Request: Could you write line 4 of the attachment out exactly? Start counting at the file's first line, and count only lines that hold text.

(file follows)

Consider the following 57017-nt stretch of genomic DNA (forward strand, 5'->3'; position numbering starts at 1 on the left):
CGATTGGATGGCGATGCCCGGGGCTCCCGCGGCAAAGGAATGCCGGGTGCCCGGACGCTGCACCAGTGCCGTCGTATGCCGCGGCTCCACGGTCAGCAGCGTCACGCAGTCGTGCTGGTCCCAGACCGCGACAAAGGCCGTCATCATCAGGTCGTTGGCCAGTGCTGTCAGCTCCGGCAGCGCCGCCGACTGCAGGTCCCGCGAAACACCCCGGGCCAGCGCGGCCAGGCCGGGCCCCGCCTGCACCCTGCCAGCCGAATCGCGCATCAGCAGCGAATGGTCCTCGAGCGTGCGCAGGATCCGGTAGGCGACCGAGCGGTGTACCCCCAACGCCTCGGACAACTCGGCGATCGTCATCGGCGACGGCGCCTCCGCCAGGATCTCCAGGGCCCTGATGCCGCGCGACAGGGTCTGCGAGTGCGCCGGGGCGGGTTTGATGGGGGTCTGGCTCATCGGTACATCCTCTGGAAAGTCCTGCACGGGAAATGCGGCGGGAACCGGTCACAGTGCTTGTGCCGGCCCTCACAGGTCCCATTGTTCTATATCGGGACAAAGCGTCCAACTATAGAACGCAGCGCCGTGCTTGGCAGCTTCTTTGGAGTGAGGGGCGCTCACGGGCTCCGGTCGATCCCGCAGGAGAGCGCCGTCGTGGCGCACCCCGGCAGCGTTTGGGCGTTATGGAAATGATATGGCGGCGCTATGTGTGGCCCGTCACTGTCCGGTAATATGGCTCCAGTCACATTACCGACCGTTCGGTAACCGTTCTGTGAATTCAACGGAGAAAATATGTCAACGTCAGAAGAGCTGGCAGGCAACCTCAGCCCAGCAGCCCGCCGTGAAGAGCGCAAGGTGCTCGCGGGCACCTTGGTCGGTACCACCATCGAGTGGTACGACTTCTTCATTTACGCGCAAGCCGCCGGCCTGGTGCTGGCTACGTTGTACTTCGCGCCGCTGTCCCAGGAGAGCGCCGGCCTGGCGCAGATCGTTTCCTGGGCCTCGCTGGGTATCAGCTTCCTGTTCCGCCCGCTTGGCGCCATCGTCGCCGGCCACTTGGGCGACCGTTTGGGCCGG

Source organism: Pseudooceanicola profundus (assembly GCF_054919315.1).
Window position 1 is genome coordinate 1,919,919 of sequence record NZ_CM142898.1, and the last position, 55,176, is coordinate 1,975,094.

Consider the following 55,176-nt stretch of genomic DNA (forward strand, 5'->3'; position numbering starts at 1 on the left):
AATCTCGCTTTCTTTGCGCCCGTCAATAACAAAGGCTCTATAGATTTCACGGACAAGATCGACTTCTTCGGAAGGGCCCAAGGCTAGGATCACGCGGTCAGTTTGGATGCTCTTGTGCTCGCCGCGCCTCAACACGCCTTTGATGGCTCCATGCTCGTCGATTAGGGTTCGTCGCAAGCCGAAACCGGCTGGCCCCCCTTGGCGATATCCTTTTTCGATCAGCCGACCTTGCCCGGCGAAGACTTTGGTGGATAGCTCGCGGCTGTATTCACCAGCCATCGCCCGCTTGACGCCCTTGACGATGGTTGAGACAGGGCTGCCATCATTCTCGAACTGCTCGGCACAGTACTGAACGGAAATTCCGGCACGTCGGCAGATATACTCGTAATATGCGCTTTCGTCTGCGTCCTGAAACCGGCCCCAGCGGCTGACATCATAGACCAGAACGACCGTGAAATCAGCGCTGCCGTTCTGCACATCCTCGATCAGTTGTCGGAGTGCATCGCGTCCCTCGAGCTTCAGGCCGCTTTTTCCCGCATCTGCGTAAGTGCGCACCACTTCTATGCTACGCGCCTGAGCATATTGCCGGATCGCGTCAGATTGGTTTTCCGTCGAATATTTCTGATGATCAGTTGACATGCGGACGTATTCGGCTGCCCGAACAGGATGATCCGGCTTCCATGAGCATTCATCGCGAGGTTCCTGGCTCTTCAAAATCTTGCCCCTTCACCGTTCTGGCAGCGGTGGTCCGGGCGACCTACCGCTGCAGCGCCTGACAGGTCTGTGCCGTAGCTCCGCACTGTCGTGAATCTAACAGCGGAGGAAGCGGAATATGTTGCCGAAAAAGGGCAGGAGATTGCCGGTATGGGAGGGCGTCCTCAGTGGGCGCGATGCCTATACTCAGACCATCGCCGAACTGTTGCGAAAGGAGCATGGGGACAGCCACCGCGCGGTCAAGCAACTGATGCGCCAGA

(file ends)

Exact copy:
Window position 1 is genome coordinate 1,919,919 of sequence record NZ_CM142898.1, and the last position, 55,176, is coordinate 1,975,094.